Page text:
Equity In Common Law

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According to the English dictionary equity is the quality of being fair and impartial but legally there is no proper definition for equity but it can be described up to a certain standard. It is about flexibility, justice and fairness which require discretion and uncertainty. It acts as a supplement to the common law. Such as: Land Law, Contract Law, and Tort. Equity developed due to the lack of remedies and non-fulfillment of the common law and it could be said that equity came after the birth of common law to correct the strictness and harshness of common law. Lord Chancellor who introduced the new system of justice called “Equity” in the famous case of Earl of Oxford’s Case [1615] . In that case Lord Chancellor held that, “men’s actions…show more content…
These requirements have been establish in many cases as an example, by Lord Langdale who first conceptualized the three certainties in Knight V Knight [1840] . The certainty of intention is where court will look at the matters of focusing on the words used to establish whether or not the words can be deemed to convey imperative obligations because, many disputes have been raised due to the words of the Hope, desire, wish and belief. This can be identified in the case of Lambe V Eames [1871] . In this particular case where courts will apply the stricter approach in order to identify whether parties intended the property as the trust. After, by looking at the effect, where courts tried to reduce the strictness and the harshness of the decisions. That can be seen in the case of Comiskey v Bowring Hanbury [1905] , (Absolutely the whole of my real and personal estate... in fulconfidence that she will) in which court decided to create trust dealing as to the above statement. As a result of the development which Comiskey case made the testator to create trust in a flexible way and it has been reduced the harshness of the system in equity. The flexible nature of equity justice leads towards the uncertainty. Equity is uncertain, which is differing from case to case other than written code of law such as…show more content…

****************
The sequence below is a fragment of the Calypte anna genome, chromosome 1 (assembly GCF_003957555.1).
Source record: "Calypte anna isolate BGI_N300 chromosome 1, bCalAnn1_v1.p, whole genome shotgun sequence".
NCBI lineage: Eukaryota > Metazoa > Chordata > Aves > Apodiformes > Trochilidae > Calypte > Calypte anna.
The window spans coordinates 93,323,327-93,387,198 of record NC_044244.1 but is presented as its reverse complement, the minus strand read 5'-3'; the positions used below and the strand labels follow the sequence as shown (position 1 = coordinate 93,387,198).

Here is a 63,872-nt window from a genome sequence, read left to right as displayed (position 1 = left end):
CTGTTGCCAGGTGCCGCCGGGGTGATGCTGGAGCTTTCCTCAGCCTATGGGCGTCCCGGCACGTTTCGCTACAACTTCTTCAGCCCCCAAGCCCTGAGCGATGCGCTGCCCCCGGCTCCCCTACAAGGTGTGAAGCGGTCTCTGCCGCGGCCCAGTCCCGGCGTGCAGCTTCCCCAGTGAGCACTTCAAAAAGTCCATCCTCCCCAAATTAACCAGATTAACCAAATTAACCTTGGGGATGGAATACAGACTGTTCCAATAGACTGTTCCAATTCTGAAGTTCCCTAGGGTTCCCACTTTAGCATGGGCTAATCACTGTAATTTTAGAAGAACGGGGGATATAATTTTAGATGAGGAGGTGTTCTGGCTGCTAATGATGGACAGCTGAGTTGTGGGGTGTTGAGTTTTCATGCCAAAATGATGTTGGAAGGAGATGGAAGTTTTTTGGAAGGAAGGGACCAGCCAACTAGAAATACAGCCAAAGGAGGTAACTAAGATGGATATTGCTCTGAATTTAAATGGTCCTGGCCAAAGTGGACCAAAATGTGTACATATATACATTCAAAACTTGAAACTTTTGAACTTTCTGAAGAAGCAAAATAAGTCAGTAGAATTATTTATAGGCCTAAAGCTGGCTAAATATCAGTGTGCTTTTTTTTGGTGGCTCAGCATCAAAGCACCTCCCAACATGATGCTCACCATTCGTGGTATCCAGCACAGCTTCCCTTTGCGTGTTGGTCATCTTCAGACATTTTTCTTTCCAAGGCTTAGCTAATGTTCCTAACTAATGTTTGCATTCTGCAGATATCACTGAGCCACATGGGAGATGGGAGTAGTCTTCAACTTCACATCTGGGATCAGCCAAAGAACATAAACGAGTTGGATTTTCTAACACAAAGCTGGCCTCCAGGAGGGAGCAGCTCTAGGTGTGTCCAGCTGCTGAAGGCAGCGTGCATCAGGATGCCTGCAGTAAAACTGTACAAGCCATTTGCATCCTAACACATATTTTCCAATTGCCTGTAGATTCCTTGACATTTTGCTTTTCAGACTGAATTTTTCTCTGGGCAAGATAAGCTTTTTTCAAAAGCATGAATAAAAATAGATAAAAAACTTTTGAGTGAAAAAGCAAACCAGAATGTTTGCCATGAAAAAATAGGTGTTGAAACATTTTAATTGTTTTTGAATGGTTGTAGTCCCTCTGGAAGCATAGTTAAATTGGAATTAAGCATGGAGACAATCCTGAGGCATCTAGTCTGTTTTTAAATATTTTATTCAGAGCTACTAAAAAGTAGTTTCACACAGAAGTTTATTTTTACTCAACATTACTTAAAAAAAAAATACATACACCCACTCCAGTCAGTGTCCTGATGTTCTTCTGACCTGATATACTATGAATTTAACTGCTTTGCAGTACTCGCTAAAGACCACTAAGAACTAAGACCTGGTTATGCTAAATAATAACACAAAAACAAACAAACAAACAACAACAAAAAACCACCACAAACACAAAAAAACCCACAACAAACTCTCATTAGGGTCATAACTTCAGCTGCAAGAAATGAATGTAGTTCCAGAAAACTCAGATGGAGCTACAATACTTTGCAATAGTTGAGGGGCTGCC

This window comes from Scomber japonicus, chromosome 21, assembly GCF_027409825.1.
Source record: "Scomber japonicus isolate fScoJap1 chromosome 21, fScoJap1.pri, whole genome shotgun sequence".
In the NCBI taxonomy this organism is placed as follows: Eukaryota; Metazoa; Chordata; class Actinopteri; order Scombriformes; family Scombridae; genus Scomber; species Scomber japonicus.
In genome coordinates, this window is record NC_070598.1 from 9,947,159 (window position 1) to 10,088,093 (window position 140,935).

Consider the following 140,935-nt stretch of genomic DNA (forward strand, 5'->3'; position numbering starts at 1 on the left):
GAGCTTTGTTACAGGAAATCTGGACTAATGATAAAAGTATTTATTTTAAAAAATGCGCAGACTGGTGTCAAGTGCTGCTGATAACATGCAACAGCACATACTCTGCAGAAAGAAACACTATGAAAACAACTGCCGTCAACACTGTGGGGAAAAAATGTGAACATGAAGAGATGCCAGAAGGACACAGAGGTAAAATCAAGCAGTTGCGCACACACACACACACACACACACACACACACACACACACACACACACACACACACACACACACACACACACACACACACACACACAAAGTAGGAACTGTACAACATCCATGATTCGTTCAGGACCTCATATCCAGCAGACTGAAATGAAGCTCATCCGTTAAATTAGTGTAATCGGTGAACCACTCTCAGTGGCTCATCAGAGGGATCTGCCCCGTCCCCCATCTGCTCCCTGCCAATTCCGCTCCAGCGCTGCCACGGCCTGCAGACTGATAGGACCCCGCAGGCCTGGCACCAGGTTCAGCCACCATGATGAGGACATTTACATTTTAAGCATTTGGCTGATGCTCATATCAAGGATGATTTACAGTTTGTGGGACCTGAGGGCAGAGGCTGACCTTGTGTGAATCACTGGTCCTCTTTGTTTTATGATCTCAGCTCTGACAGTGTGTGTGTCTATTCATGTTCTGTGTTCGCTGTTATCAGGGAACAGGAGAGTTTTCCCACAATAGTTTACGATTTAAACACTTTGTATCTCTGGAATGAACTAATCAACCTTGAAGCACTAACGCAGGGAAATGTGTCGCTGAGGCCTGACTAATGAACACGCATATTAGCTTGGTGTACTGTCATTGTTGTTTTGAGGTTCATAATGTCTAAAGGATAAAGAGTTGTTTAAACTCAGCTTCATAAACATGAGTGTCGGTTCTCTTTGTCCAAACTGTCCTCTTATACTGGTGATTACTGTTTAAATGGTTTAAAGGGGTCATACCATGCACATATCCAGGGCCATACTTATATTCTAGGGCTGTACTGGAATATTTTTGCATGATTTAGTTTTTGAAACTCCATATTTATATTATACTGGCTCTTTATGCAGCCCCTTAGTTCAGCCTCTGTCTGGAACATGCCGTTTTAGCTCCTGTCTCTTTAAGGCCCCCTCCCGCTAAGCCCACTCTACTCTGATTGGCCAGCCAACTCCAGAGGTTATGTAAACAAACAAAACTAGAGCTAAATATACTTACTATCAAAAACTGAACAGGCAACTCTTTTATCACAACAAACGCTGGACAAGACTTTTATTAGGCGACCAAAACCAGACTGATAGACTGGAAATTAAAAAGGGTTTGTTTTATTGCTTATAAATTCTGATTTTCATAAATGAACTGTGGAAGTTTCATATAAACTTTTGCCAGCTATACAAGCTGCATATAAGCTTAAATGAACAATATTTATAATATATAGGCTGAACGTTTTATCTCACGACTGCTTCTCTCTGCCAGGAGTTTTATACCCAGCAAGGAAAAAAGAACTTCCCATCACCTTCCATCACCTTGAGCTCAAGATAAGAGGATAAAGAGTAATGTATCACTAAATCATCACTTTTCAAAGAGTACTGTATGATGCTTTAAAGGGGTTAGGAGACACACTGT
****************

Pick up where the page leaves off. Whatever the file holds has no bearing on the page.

Then the trustee distributes the trust property to specified beneficiaries. So it is clear that the creation of express trusts must involve four main elements for trust to be valid. They are capacity, certainty, constitution and formality. Capacity means that the settlor or testator must be legally capable of creating a trust. There are five basic principles should be satisfy according to the S.1 Mental Capacity Act 2005. It provides a statutory framework to empower and protect valuable people who are not able to make their own dictions. This is a development of private express trust. There are some statutory requirements which shows the rigid and harshness in express trust. Such as: S.52 (1) Land and Property Act 1925, S.27 Land Registration Act 2002, etc. Certainty means the three certainties which required being satisfied to create a private express trust. Another requirement in express trust is constitution which brought out by Turner LJ in Milroy V Lord [1862] . It established that “settlor must have done everything which according to the nature of the property comprised in the settlement was necessary to be done in order to render the settlement binding upon him. He may do this by; actually transferring the property to the persons, whom he intends to provide, if he transfers it to a trustee for the purpose of a settlement, declares that he holds it on trust.

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